This is a good read :: http://ventureburn.com/2014/08/hong-kong-and-singapore-meet-the-evil-twin-startup-ecosystems-of-southeast-asia/
I won’t really dig into the startup issues cause my experience with startup land has mostly been from the HQ of Singapore. When I lived in Hong Kong, many moons back for about 5 years, I was focused on enterprise software and at the time Hong Kong made more sense. We were looking to grow in North Asia and Hong Kong was the better location for that. I think back in those days everyone felt that the “gateway” to China was Hong Kong. Now it seems the gateway to China is going to China. So for some the need to be in Hong Kong makes less sense than it did before.
Singapore is sometime’s known as the “gateway” to other parts of SEA region. Again – if you want to focus on Indonesia, you can just setup there. However maybe it is better to establish your HQ in Singapore for various legal reasons. Of course if you are looking at a regional play – Singapore makes a great base for SEA – easy to argue that this is a better place to setup than Hong Kong. It could be that for startup land the North Asia, SEA/South Asia split still plays out. You want to tackle Taiwan, China, Hong Kong, Korea and Japan? Hong Kong makes a good base. You want to go for India, Pakistan, and SEA? Singapore is the better choice.
However – maybe you plan on going after the globe, this is what Spuul is doing, and you still need a home base in Asia. For this I reckon that Singapore is the much better bet than Hong Kong. Again here I am not commenting on the HK ecosystem or the I want to live there and do a startup. Or I find HK is a better city for me so I plan on doing my startup there. Great. You should do it wherever you want. That is the cool thing about doing a startup – for the most part location doesn’t matter. I will write some more about this though since I have some stuff to debunk from this article :: http://thenextweb.com/asia/2014/08/23/time-founders-southeast-asia-accepted-location-used-advantage/.
So back to the I want to tame the globe and I plan on living in Asia – which place is better? Hong Kong or Singapore? I think for this decision to be made one has to dive into some of the practicalities of living – not just the startups issues. On this note I think Singapore is the only choice. Reasons:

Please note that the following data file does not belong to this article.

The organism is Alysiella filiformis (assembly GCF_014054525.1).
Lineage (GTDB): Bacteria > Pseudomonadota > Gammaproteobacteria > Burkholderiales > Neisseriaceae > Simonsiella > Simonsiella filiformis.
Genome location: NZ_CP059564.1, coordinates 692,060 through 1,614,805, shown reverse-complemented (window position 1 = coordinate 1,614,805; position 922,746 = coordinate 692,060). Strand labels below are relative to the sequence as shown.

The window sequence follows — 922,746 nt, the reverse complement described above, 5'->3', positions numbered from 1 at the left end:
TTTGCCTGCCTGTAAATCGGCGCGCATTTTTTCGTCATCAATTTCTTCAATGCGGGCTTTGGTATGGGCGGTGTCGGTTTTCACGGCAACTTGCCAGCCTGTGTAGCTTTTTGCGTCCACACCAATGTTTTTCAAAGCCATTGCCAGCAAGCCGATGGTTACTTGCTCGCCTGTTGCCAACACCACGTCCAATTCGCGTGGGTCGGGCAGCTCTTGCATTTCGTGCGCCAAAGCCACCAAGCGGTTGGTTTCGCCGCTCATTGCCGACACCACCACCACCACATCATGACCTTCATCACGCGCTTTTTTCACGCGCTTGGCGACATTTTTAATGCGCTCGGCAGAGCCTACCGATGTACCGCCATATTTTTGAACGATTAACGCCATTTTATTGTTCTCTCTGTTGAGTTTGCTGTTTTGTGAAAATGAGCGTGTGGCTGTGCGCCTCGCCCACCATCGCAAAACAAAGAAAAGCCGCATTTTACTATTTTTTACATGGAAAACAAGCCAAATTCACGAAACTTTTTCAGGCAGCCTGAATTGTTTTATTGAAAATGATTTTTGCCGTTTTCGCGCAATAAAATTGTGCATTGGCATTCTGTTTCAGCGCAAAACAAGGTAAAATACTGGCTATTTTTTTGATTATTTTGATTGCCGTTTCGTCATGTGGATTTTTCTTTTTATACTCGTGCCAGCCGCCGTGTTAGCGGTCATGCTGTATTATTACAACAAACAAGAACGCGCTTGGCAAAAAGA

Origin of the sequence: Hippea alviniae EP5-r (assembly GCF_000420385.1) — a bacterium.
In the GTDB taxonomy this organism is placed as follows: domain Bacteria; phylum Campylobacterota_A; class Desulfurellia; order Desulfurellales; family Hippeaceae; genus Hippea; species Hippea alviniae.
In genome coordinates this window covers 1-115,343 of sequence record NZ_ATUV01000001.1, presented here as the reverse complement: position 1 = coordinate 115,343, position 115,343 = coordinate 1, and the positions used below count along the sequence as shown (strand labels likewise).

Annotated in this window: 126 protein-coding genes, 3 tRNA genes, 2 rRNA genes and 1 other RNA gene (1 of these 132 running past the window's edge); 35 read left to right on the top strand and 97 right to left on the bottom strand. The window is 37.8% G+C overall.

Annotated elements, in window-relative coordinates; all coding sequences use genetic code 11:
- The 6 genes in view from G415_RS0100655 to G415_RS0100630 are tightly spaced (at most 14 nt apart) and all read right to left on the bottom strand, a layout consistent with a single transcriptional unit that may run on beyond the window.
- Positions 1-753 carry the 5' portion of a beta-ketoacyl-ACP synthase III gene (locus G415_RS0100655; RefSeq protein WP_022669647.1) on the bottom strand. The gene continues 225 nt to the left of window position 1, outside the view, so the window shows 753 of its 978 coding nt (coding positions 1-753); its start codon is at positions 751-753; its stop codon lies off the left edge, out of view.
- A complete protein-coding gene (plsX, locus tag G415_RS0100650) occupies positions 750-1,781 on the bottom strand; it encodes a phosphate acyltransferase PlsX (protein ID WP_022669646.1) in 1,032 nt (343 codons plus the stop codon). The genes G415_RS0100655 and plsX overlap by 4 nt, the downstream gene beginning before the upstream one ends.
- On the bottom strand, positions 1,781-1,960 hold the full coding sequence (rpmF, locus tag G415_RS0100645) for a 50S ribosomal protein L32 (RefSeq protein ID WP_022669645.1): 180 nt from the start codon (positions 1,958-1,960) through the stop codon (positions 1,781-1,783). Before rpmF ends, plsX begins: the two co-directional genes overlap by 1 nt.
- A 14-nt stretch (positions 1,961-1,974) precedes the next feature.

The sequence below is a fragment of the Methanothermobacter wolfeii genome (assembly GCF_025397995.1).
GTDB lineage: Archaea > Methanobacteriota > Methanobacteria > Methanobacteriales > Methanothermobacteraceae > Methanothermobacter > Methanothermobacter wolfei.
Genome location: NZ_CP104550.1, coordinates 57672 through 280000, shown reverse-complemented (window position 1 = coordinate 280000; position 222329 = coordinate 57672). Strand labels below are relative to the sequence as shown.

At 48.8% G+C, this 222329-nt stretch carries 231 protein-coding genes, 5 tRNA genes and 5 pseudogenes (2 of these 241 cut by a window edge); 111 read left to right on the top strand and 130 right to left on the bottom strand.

- The air is much cleaner. Hong Kong air pollution is epic and worsening.
- Much easier to have a family in Singapore. Yes – not all startups are devoid of real adults, with families. Singapore is easier to manage a family than Hong Kong.
- Public schooling is English first in Singapore and much more modernized. In Hong Kong an expat must put their kids in International Schools unless they speak Cantonese as their main language.
- Permanent residency is much harder to obtain in Hong Kong. Seven years of residency and employment prior to applying. I got my Singapore PR in less than 3 years of working in Singapore.
I am sure there are other issues to consider or even good reasons to refute the list above. Local people may not need to factor any of these issues but I would argue that startups are global in nature with employees from all over the world. These employees will look to settle, have families and for this – Singapore is the obvious choice.
I have written about this before and just had another experience with Apple that reminds me how broken the whole process is.
First off Google is broken but in another way – Google let’s everyone and everybody publish anything – you can steal an app, pirate content and break lots of rules but you can still publish on the Play Store until someone alerts Google. Then they may take it down but not always. Google should change their process to vetting every first time app from each developer. They check the app and if cool it hits the store. If is is not cool the developer needs to address it. If they don’t address it the app is not published and this bad mark, so to speak, is remembered. Developer tries to publish another app under the same account and the same process is repeated. Once said developer is allowed to publish a valid app then Google let’s that developer publish without anymore reviews. This would help, but not alleviate, some of the crap in the Play Store. It won’t fix it but at least create some barriers to entry. God knows there are enough apps.